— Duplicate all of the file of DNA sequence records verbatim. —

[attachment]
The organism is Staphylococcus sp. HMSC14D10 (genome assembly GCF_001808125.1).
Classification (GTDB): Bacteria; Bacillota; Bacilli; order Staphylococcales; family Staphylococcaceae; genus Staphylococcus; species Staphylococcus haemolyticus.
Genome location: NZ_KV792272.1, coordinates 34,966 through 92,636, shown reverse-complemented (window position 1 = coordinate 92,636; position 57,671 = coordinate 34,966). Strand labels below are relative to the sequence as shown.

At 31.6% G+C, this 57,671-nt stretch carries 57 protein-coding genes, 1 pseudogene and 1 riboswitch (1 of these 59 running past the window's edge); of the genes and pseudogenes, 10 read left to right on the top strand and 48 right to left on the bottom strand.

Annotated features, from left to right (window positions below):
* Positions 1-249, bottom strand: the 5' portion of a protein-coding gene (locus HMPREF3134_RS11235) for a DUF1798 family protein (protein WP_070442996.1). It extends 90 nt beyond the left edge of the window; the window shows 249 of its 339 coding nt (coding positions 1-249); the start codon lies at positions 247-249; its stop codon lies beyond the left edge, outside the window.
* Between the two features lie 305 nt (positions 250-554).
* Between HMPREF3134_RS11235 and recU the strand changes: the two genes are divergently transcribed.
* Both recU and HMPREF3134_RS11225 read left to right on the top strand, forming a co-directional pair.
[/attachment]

The organism is Staphylococcus sp. HMSC14D10 (genome assembly GCF_001808125.1).
Classification (GTDB): Bacteria; Bacillota; Bacilli; order Staphylococcales; family Staphylococcaceae; genus Staphylococcus; species Staphylococcus haemolyticus.
Genome location: NZ_KV792272.1, coordinates 34,966 through 92,636, shown reverse-complemented (window position 1 = coordinate 92,636; position 57,671 = coordinate 34,966). Strand labels below are relative to the sequence as shown.

At 31.6% G+C, this 57,671-nt stretch carries 57 protein-coding genes, 1 pseudogene and 1 riboswitch (1 of these 59 running past the window's edge); of the genes and pseudogenes, 10 read left to right on the top strand and 48 right to left on the bottom strand.

Annotated features, from left to right (window positions below):
* Positions 1-249, bottom strand: the 5' portion of a protein-coding gene (locus HMPREF3134_RS11235) for a DUF1798 family protein (protein WP_070442996.1). It extends 90 nt beyond the left edge of the window; the window shows 249 of its 339 coding nt (coding positions 1-249); the start codon lies at positions 247-249; its stop codon lies beyond the left edge, outside the window.
* Between the two features lie 305 nt (positions 250-554).
* Between HMPREF3134_RS11235 and recU the strand changes: the two genes are divergently transcribed.
* Both recU and HMPREF3134_RS11225 read left to right on the top strand, forming a co-directional pair.